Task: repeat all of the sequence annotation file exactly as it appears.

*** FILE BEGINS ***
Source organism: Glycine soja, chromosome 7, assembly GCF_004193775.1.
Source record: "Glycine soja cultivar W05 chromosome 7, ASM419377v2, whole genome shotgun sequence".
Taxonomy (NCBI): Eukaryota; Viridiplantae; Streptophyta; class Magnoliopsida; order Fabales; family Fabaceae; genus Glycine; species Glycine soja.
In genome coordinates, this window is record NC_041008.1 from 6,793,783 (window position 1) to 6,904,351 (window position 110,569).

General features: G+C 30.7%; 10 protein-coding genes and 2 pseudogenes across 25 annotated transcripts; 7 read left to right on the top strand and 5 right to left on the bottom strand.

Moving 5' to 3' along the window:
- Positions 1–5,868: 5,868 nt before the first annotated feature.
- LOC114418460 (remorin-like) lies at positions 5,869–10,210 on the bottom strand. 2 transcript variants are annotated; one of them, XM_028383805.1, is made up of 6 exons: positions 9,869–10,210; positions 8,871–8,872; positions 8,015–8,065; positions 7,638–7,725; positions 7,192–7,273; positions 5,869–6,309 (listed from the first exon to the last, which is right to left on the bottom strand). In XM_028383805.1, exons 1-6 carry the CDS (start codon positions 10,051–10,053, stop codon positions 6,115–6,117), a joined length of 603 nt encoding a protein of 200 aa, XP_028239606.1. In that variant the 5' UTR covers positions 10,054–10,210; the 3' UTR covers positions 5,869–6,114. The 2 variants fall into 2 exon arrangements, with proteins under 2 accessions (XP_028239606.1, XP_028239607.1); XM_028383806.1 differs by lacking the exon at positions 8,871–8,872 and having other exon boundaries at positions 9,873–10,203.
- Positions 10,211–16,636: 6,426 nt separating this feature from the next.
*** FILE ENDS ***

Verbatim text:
Source organism: Glycine soja, chromosome 7, assembly GCF_004193775.1.
Source record: "Glycine soja cultivar W05 chromosome 7, ASM419377v2, whole genome shotgun sequence".
Taxonomy (NCBI): Eukaryota; Viridiplantae; Streptophyta; class Magnoliopsida; order Fabales; family Fabaceae; genus Glycine; species Glycine soja.
In genome coordinates, this window is record NC_041008.1 from 6,793,783 (window position 1) to 6,904,351 (window position 110,569).

General features: G+C 30.7%; 10 protein-coding genes and 2 pseudogenes across 25 annotated transcripts; 7 read left to right on the top strand and 5 right to left on the bottom strand.

Moving 5' to 3' along the window:
- Positions 1–5,868: 5,868 nt before the first annotated feature.
- LOC114418460 (remorin-like) lies at positions 5,869–10,210 on the bottom strand. 2 transcript variants are annotated; one of them, XM_028383805.1, is made up of 6 exons: positions 9,869–10,210; positions 8,871–8,872; positions 8,015–8,065; positions 7,638–7,725; positions 7,192–7,273; positions 5,869–6,309 (listed from the first exon to the last, which is right to left on the bottom strand). In XM_028383805.1, exons 1-6 carry the CDS (start codon positions 10,051–10,053, stop codon positions 6,115–6,117), a joined length of 603 nt encoding a protein of 200 aa, XP_028239606.1. In that variant the 5' UTR covers positions 10,054–10,210; the 3' UTR covers positions 5,869–6,114. The 2 variants fall into 2 exon arrangements, with proteins under 2 accessions (XP_028239606.1, XP_028239607.1); XM_028383806.1 differs by lacking the exon at positions 8,871–8,872 and having other exon boundaries at positions 9,873–10,203.
- Positions 10,211–16,636: 6,426 nt separating this feature from the next.